What’s up with mentorship?

I’m a big fan of Bob Cringely’s blog – he’s been a writer in the Valley for years and witnessed the manic rise first hand. Bob recently wrote a post spurred by a student commenting on the lack of mentorship in their home country of Russia.

I rarely write blog comments, but this time felt obliged to share a few mentor/mentee thoughts since Startupbootcamp’s mentorship program is a front-of-mind topic in my daily life.

(my comment posted 14 Sept ’13)

Thanks for the post Bob, I’m a big fan of your blog.

As someone who runs operations for a large startup accelerator group, I’m in essence in the business of connecting startups with mentor’s (and investors, partners, etc). Here’s a few quick things that came to mind from your post:

1) The Russian student’s comment about mentorship being unknown in Russia is closer to the norm globally than you’d think. The US is truly unique from a mentorship standpoint. I’ve found mentorship does exist in Europe and Japan, but far less the US. I’ve had direct experience with mentorship being a completely new concept in many regions – Middle East, Africa, SE Asia. In fact how to tailor our mentor-driven accelerator model to markets outside the US/EU is something I consider on a daily basis.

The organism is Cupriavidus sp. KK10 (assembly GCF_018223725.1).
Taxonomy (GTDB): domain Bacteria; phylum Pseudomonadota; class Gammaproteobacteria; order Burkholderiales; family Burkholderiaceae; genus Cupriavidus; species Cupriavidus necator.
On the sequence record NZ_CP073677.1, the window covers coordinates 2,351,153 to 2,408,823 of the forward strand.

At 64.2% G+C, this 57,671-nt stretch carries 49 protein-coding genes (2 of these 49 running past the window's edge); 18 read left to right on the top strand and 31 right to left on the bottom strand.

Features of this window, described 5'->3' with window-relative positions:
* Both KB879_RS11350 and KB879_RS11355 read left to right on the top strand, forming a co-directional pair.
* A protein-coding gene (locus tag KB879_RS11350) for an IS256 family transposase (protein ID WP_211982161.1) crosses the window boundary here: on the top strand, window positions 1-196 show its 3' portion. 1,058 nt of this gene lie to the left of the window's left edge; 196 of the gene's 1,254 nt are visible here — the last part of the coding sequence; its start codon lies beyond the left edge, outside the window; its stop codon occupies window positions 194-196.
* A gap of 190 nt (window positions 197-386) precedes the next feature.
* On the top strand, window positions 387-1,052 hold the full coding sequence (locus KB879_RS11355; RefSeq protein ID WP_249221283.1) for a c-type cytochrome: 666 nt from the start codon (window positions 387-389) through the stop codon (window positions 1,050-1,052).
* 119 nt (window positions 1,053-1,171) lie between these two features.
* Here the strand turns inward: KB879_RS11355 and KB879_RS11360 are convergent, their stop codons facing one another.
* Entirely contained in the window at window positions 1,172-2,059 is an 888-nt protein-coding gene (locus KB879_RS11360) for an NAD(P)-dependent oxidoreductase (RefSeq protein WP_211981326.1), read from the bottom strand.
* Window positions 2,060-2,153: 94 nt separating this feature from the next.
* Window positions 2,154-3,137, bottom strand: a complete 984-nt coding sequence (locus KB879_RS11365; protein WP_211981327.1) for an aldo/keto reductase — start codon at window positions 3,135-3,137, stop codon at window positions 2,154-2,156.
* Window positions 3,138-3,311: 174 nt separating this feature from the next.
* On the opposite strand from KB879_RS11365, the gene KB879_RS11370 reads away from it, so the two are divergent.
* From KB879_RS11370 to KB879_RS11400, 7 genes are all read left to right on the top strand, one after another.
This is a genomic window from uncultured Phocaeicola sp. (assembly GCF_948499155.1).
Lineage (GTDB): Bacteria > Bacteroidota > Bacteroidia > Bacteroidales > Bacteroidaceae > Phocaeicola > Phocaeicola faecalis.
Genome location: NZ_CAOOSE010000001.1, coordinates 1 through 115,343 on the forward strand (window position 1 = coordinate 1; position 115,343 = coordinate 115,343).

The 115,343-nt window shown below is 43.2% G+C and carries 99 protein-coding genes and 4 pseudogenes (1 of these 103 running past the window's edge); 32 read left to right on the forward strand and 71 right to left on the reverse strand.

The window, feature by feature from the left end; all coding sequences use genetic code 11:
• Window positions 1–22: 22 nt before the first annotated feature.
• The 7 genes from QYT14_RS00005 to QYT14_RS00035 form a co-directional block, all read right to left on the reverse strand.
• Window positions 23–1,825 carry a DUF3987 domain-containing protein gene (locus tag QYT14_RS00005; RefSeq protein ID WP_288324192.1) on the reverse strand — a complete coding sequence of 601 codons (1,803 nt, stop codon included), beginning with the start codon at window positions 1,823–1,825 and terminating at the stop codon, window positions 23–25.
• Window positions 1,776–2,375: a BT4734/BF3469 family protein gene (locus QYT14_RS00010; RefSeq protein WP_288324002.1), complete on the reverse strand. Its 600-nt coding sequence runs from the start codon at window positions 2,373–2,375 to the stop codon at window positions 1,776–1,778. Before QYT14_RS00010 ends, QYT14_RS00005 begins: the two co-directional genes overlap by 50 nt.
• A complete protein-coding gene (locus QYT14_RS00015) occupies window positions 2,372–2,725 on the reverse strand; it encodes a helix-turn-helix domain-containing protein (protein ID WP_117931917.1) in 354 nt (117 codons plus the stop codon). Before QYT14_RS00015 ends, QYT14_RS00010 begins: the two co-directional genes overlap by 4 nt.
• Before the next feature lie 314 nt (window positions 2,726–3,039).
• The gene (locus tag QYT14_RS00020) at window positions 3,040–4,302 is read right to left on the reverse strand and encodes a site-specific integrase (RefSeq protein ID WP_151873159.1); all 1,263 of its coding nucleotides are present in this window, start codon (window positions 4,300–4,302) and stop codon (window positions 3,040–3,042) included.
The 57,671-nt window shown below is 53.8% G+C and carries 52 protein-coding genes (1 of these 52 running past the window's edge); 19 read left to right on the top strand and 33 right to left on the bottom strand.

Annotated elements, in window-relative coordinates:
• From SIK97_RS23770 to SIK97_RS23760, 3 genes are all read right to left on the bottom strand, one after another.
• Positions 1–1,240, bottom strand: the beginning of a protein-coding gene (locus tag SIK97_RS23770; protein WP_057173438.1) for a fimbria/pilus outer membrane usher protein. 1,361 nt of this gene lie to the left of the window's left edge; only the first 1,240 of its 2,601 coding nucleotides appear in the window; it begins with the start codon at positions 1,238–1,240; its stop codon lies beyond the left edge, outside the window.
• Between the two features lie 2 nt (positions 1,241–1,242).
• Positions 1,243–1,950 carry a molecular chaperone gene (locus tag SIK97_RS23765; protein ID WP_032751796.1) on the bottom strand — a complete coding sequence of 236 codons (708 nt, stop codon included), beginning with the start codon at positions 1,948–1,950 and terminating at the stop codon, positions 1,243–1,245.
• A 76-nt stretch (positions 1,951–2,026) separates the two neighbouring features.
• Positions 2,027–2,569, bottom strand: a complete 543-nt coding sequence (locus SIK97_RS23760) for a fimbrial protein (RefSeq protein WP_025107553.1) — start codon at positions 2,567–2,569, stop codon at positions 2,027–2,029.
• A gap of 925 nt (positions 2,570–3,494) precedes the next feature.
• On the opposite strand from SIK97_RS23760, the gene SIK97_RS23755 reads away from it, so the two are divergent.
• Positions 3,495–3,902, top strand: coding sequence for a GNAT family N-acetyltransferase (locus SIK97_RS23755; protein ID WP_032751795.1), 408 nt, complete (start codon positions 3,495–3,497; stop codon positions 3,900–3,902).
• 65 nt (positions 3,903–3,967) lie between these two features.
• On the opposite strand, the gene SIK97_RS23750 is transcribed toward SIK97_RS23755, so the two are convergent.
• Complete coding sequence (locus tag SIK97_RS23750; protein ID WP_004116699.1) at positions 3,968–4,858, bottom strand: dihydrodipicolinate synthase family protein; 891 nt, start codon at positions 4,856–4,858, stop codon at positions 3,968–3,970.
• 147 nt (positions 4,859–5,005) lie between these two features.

2) Mentees must seek out mentors, but mentors need to be receptive. There’s no formal application process required – simply seeking advice and asking questions is the key. I wonder how many times the Russian student has sought advice of someone older and wiser? It’s hard to believe if they did their questions were completely dismissed. Human nature is typically more helpful than not.

My guess is a mentor had never directly come to this student with an offer to help, yet the student didn’t realize it’s their prerogative to approach first. Odds are the most successful Russians have mentors because they sought them out, yet proportionately fewer mentor/mentee relationships exist than in the US/EU so the ‘mentorship culture’ has not formed.

3) In my experience mentees have a common trait of considering advice but not necessarily taking it. No mentor wants a mentee who agrees with them all the time… hero worship works for an hour but doesn’t form a relationship. The mentees I enjoy being around not only consider my advice, but have smart responses that make me think. This is why I personally mentor – because I can learn something as well as help someone.

About Andy Shannon

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